Since this theory best explains how the earth works, all geologists are now trained as uniformitarians.

DAN MCKENZIE: I'm fundamentally a uniformitarianist. I think that that's the right way to start, and so far from what I've seen on Venus, there's nothing which convinces me that I'm wrong in taking that approach. I may be, but I'm to be convinced.

NARRATION: Dan McKenzie's model doesn't allow for the planet to swing between extremes from being dormant to violently active. Instead, everything must behave in a steady, uninterrupted way. He believes that heat generated within the planet must be escaping across a very thin outer skin - or lithosphere.

DAN MCKENZIE: I think the planet is now losing heat really quite rapidly, probably as rapidly as the earth. Venus has all kinds of features on the surface which are just like the features on the Earth which are active now and I bet it's active.

NARRATION: In contrast to McKenzie's thin lithosphere planet which allows heat to escape continuously, Turcotte's catastrophic model of Venus predicts that for five hundred million years, the surface of the planet looks dead. The lithosphere thickens, trapping and bottling up the heat inside until suddenly the whole planet convulses, releasing its heat, before shutting down again. Knowing which theory best explained Venus depended on whether its lithosphere was thick or thin.

SEAN SOLOMON: There was a great debate over the thickness of the lithosphere on Venus There were two opposing camps, one favouring a very thin lithosphere, a lot of heat coming out, one favouring a thick lithosphere. The key data to resolve that question, everyone thought, was the gravity data.

NARRATION: Every part of a planet has a minutely different gravitational pull dependent on the density of the rock at each place. When a spacecraft passes close enough to a mountain, it's very slightly speeded up by the additional gravitational pull of the mass of the mountain.

In theory, this gravity data could reveal what lies underneath the surface; whether the weight of the mountain is being passively supported on a thick lithosphere or actively pushed up on a thin lithosphere by a plume of hot rocks.

But Magellan had not been designed to gather this data. Its orbit was elliptical, so most of the time it was too far from the surface to sense minute changes in gravitational pull. Magellan would have to slow itself down into a tight circular orbit - closer to the surface of Venus. And the only way to do that was to use the atmosphere of Venus as a braking mechanism. But this maneuver was risky - and if something went wrong, it could destroy the whole spacecraft.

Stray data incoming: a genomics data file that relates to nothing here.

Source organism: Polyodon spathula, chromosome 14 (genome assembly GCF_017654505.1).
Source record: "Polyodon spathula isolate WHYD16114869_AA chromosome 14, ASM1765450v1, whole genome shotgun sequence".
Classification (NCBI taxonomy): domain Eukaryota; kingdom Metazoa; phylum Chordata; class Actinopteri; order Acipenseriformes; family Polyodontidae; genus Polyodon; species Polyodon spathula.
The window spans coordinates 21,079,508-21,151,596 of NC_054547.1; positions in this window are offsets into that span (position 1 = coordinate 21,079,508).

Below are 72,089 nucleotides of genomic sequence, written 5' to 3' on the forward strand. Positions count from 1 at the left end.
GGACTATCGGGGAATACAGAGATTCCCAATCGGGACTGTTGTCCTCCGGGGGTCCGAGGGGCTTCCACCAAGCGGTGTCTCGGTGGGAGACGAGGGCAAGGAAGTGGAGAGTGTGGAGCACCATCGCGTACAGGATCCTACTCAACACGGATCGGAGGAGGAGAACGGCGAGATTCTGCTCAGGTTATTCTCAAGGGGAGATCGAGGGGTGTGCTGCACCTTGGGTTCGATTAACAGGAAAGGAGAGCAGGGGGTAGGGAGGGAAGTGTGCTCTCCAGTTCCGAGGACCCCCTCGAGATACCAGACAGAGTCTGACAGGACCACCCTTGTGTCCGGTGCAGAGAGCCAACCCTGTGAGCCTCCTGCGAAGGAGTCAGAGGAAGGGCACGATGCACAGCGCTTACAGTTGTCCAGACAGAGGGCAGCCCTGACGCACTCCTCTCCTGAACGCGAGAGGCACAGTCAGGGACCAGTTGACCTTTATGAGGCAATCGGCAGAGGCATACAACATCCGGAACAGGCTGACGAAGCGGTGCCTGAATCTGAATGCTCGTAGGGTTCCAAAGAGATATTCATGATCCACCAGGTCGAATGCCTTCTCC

Tony Spear: When we first brought it up to NASA as a concept for an extended mission, they thought we were crazy. You know, they looked at us like we were nuts. like Dan....was nuts but Dan persisted.

DAN LYONS: When we first started firing the thrusters to lower the space craft down into the atmosphere, I realized at that point it could very easily burn up in the atmosphere and people...would look at me like I was crazy. It worked beautiful and things went much smoother than many of the other phases of the mission.

TONY SPEAR: Magellan was very robust and we were able to work around all the many problems we had and then in the extended mission we got this beautiful gravity data - pretty much free.

NARRATION: As it turned out, the gravity data was open to interpretation.

DON TURCOTTE: I certainly hoped that it would demonstrate that the lithosphere was thick but it really demonstrated it far beyond my wildest expectations.

DAN MCKENZIE: It seems to me the data is quite clear and that is nonsense. The lithosphere is thin not thick.

STEPHEN SAUNDERS: I think the thermal lithosphere is two or three hundred kilometers thick.

ELLEN STOFAN: I think it's relatively thin on the order of a hundred kilometers or less.

ROBERT GRIMM: As much as two hundred kilometers thick.

DON TURCOTTE: The thickness of the lithosphere on Venus today is close to three hundred kilometers.

DAN MCKENZIE: It's quite clear from the gravity data that it is not three hundred kilometers thick, that it is no more than a hundred kilometers over the whole planet. The reason why I think Venus is losing the heat is because I can see the convection in the gravity data and it's...thermal convection which is very vigorous, it's at least as vigorous as the Earth, and it is bringing up a great deal of heat which is somehow being lost. Now exactly how it's lost we don't know but we can actually see the heat moving.